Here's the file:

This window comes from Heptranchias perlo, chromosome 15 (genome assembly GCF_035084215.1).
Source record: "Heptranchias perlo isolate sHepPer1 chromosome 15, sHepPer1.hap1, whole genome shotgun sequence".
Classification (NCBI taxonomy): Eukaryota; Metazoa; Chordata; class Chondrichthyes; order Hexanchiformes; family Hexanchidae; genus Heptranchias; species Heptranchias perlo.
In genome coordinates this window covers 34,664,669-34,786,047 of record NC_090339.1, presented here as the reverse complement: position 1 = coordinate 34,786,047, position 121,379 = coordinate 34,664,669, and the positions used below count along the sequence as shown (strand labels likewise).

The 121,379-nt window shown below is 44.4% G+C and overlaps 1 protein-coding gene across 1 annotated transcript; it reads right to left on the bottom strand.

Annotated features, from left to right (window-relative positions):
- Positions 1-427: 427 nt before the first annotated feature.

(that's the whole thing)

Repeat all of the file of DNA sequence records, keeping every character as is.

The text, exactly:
This window comes from Heptranchias perlo, chromosome 15 (genome assembly GCF_035084215.1).
Source record: "Heptranchias perlo isolate sHepPer1 chromosome 15, sHepPer1.hap1, whole genome shotgun sequence".
Classification (NCBI taxonomy): Eukaryota; Metazoa; Chordata; class Chondrichthyes; order Hexanchiformes; family Hexanchidae; genus Heptranchias; species Heptranchias perlo.
In genome coordinates this window covers 34,664,669-34,786,047 of record NC_090339.1, presented here as the reverse complement: position 1 = coordinate 34,786,047, position 121,379 = coordinate 34,664,669, and the positions used below count along the sequence as shown (strand labels likewise).

The 121,379-nt window shown below is 44.4% G+C and overlaps 1 protein-coding gene across 1 annotated transcript; it reads right to left on the bottom strand.

Annotated features, from left to right (window-relative positions):
- Positions 1-427: 427 nt before the first annotated feature.